In One Piece for example I've noticed that the word "Log Pose" is written as 記録指針{ログポーズ}. Another example, also found in One Piece, is the word "Poneglyph", written as 歴史{ポーネ}の本文{グリフ}.

Why do words such as these have their own kanji readings despite being loanwords or katakana words?

I believe I've seen a similar case in JoJo's Bizarre Adventure manga but I cannot recall which word.

  • this is the same as tokyo ghoul's kanji, 東京喰種. But, inspite of that, the author write katakana too, トーキョーグール. I don't know the reason behind it.
    – evanhutomo
    Jul 31, 2017 at 4:52

2 Answers 2


One Piece is set in a fictional world, but the setting is clearly not Japan. Actually, apart from Zoro's swords I can't remember anything that is related to Japan.

In this world 記録指針{きろくししん} sounds like a poor translation of some "original" word; ログポーズ sounds much more authentic, but you have no idea what it means (not even if you figure out the English should be Log Pose). Explaining each term and asking the author to remember its meaning is not impossible, but it would take a lot away from the development of the actual story. (And what would happen if someone starts reading at volume 10 and misses the explanation?)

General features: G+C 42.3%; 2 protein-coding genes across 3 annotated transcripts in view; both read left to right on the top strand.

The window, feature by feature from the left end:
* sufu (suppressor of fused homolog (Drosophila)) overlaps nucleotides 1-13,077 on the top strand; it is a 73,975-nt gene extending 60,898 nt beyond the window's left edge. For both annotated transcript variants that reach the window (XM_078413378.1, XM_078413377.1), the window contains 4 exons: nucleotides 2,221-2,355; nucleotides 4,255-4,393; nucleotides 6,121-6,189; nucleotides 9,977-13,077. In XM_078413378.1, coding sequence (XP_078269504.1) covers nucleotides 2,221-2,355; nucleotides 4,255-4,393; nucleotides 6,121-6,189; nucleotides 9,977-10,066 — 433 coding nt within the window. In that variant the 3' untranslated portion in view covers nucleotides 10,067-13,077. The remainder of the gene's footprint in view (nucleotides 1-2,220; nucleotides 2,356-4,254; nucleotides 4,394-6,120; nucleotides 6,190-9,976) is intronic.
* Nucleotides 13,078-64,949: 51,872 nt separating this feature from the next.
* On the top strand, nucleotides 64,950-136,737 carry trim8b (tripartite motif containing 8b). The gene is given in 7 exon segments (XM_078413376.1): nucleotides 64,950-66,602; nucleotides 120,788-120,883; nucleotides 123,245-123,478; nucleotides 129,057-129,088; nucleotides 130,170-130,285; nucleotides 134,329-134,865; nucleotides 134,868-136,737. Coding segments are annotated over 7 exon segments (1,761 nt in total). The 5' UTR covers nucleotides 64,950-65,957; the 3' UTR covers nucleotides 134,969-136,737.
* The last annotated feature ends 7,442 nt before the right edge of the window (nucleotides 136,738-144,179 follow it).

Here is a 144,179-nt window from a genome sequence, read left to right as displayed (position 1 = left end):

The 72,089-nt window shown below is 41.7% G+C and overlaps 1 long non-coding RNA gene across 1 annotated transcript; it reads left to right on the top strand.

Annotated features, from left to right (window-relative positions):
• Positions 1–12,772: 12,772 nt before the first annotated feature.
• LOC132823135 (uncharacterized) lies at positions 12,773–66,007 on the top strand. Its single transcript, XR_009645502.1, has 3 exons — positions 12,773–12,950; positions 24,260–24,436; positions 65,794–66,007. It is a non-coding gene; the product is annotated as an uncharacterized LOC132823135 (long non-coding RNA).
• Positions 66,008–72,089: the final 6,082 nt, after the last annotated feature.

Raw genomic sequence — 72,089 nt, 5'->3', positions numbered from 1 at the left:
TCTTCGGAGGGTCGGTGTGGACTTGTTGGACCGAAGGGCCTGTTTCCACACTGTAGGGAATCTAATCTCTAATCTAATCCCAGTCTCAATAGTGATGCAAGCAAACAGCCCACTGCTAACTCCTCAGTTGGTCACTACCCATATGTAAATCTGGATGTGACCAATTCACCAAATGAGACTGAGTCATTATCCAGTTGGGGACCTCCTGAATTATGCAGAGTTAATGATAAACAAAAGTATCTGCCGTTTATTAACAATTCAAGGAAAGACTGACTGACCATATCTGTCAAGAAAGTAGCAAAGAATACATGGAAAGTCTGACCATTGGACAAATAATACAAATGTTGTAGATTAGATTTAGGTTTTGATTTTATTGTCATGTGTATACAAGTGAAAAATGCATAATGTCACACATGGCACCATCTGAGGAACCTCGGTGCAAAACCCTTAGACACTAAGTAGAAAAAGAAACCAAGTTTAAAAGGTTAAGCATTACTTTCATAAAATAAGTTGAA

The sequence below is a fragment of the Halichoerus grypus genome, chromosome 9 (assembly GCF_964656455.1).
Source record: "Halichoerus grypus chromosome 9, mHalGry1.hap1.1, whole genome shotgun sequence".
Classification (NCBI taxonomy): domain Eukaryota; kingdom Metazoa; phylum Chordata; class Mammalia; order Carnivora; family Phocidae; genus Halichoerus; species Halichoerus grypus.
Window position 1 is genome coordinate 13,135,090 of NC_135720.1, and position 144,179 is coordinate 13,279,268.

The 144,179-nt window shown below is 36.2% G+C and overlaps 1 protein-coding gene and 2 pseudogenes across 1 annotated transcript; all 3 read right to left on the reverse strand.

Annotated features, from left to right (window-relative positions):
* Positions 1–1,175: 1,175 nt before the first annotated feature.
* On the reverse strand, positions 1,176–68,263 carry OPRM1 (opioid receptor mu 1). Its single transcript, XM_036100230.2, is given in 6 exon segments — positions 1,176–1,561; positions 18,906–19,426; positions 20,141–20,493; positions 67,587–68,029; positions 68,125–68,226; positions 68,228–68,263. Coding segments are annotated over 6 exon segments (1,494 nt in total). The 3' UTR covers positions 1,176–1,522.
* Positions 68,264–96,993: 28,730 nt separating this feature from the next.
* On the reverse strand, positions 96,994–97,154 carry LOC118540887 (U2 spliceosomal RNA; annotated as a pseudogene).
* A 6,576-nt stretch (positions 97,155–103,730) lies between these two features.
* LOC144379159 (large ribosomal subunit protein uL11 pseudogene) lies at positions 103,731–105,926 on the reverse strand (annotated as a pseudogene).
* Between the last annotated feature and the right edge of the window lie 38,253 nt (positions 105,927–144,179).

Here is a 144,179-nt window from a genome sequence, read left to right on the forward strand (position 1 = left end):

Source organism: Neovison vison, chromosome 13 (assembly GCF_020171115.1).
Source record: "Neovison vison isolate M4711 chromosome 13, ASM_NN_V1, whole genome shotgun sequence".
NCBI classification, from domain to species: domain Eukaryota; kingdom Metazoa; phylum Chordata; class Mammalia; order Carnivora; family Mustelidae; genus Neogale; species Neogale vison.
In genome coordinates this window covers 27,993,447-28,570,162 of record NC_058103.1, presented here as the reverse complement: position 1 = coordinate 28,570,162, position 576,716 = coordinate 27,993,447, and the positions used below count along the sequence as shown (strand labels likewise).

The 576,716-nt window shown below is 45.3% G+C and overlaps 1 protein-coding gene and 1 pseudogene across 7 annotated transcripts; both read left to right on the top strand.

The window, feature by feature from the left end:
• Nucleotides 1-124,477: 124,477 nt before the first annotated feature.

Writing 記録指針{ログポーズ} allows for the author to use loanwords, like ログポーズ with the meaning 記録指針 right next to it, all the time, everywhere.


Some writers like to do it because it adds meaning to what may otherwise be incoherent sounds. This works even for me, a native English speaker: I've never read any One Piece, so I have no idea what "Log Pose" or "Poneglyph" mean. But if their names are written as kanji with furigana applied, I can take a guess at what kind of thing they are. It works even better for a native Japanese speaker who might not know any given English word (though in this case you wouldn't understand what the names meant anyway). A lot of writers will do this, and it's not limited to manga; I've seen it happen in multiple video games.

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